Markets could force Fed to empty the chamber
By Agnes T. Crane
The author is a Reuters Breakingviews columnist. The opinions expressed are her own.
Markets could force the Federal Reserve to use up the rest of its arsenal. Although investors found comfort in the central bank’s stated “range of policy tools” on Tuesday, by Wednesday morning they had a change of heart. The slide could press Fed Chairman Ben Bernanke to fire sooner rather than later to keep recession at bay. Trouble is, he’s packing a BB gun not a bazooka.
All of the Fed’s remaining options are controversial and none looks promising. But the Federal Open Market Committee’s decision to put a firm date — two years out — on its near-zero rates, over the objections of three members, indicates just how much the market turmoil has spooked policymakers already worried about the economy.
One possibility would be an updated version of “Operation Twist” from the 1960s. With it, the Fed could change the composition of its nearly $3 trillion balance sheet to favor longer-dated debt, in a bid to knock rates even lower.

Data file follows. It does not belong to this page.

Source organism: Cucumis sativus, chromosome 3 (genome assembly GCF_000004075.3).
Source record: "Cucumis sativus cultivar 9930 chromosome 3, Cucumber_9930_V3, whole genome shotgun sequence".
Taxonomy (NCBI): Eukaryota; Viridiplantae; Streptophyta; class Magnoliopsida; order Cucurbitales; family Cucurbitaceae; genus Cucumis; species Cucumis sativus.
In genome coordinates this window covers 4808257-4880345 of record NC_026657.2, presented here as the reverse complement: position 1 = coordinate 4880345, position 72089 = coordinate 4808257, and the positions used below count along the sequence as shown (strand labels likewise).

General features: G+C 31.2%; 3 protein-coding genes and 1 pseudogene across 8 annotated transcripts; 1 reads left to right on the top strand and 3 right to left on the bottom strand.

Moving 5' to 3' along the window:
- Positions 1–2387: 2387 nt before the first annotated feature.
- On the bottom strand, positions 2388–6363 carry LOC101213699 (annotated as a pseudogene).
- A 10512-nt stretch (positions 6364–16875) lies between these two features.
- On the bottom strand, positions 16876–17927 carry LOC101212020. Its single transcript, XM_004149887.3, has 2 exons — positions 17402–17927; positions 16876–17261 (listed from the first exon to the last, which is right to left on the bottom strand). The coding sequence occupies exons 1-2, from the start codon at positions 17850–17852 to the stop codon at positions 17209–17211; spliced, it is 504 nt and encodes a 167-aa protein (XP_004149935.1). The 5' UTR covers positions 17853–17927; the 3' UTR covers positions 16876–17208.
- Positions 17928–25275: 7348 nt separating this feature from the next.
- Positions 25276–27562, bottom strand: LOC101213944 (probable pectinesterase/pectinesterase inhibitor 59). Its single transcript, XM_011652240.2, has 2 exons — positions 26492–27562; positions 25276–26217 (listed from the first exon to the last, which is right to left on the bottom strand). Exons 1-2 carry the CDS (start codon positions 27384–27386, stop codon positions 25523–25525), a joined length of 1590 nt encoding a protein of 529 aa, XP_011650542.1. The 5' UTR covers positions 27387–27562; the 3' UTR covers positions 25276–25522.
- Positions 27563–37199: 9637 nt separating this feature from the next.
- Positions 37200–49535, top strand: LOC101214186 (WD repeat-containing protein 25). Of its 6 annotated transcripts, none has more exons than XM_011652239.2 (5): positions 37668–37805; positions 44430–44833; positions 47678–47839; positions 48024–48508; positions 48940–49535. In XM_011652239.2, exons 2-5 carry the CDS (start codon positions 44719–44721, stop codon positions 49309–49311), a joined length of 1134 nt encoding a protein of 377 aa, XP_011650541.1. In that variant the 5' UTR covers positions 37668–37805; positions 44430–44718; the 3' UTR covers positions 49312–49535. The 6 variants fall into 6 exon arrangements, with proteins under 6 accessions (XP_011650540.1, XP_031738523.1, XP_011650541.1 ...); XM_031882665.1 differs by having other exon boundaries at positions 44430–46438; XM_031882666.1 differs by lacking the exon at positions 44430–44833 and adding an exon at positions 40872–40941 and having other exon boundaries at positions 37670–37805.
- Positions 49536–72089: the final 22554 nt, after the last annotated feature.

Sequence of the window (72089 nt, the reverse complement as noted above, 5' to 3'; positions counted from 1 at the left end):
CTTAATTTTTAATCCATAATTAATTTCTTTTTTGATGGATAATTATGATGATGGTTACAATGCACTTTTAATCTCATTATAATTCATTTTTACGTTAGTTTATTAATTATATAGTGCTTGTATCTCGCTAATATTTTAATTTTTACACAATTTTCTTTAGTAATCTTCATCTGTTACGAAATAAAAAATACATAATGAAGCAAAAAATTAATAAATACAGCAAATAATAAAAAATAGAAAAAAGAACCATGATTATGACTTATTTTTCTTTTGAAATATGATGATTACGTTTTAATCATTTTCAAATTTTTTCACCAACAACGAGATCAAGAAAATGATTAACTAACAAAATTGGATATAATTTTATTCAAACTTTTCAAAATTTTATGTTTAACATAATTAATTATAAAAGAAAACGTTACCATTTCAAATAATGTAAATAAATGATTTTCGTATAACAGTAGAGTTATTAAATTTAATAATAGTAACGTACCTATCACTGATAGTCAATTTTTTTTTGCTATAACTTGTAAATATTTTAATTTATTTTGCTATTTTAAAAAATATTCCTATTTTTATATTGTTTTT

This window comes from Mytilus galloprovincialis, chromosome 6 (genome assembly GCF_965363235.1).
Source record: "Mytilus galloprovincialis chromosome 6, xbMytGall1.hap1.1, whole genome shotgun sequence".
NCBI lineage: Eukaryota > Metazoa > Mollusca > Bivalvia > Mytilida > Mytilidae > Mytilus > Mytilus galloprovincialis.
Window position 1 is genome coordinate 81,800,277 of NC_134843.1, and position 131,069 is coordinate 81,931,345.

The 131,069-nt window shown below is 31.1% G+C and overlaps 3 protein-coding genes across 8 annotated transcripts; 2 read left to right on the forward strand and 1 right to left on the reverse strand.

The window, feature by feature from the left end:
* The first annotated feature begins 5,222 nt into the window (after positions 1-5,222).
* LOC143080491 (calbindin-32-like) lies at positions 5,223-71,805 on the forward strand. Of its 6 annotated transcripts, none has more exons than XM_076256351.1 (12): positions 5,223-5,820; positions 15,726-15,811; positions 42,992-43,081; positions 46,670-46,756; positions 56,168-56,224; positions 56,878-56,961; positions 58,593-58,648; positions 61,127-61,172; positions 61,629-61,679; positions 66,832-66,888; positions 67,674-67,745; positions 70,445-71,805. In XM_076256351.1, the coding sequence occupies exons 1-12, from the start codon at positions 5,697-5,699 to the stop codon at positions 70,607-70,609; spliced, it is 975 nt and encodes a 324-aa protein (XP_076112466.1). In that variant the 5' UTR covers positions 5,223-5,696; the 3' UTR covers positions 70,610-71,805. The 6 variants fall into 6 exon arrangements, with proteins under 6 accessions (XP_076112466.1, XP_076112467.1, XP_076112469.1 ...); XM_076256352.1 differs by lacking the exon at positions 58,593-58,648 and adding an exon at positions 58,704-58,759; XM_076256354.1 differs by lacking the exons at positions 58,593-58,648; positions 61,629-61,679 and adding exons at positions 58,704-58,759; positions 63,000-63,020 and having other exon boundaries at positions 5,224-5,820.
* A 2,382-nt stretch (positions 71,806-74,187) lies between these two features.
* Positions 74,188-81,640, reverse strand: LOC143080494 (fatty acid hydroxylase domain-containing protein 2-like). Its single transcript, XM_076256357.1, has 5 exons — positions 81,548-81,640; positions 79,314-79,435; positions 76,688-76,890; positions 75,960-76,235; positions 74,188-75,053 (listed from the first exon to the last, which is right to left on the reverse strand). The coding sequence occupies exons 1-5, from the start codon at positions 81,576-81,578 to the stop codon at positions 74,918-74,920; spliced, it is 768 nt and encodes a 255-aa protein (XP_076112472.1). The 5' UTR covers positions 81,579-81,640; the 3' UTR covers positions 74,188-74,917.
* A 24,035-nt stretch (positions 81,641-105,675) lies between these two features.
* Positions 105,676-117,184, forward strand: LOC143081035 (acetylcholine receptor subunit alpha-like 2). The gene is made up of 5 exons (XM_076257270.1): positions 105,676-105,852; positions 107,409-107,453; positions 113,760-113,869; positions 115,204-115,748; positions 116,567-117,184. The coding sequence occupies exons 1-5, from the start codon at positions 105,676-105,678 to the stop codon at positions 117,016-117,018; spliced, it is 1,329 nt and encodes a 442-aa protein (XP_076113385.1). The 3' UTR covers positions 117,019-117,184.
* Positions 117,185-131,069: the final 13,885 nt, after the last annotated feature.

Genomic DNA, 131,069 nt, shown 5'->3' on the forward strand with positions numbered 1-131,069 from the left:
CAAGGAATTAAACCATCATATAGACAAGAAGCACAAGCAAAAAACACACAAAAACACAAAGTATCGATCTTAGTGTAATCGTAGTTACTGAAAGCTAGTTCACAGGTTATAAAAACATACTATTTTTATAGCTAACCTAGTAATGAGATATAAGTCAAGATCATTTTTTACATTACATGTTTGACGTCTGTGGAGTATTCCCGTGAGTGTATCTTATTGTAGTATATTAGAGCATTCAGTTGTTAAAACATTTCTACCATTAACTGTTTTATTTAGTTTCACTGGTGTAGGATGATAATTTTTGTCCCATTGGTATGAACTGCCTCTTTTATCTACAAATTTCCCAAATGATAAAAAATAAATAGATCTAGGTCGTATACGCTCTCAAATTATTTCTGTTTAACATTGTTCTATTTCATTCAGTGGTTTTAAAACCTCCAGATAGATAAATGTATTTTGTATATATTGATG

There are two ways to do this. One, the Fed could reinvest proceeds from interest payments and maturing debt in longer-dated Treasuries. The other way would be to sell shorter-term bonds to buy, say, 10-year and 30-year bonds. But after the Fed’s bold action on Tuesday, the “Twist” looks too weak to accomplish much. Yields on 10-year Treasuries, after all, are already hovering around 2 percent.
The Fed also could opt to lower the measly 0.25 percent rate it pays banks to keep funds on deposit. Such a move, however, creates the potential for some nasty side effects, including endangering struggling money market funds.
And that leaves the printing presses. Theoretically, there’s no limit to the size of the Fed’s balance sheet. With every $200 billion of bond purchases equal to about a rate cut of 25 basis points, quantitative easing must still be high on the list for policymakers worried about recession and the possible deflationary pressures it would bring with it.
Inflation expectations aren’t signaling any worrying fall in prices on the horizon. They’ve been holding around 3 percent. That is higher than the 2.2 percent of a year ago, when Bernanke set the stage for QE2 in Jackson Hole, Wyoming, and might be enough to keep the Fed’s finger off the trigger. But Bernanke is headed back this month for his annual trip to the Wild West. If the market bloodshed persists, he may feel the need to fire off his peashooter when he’s there.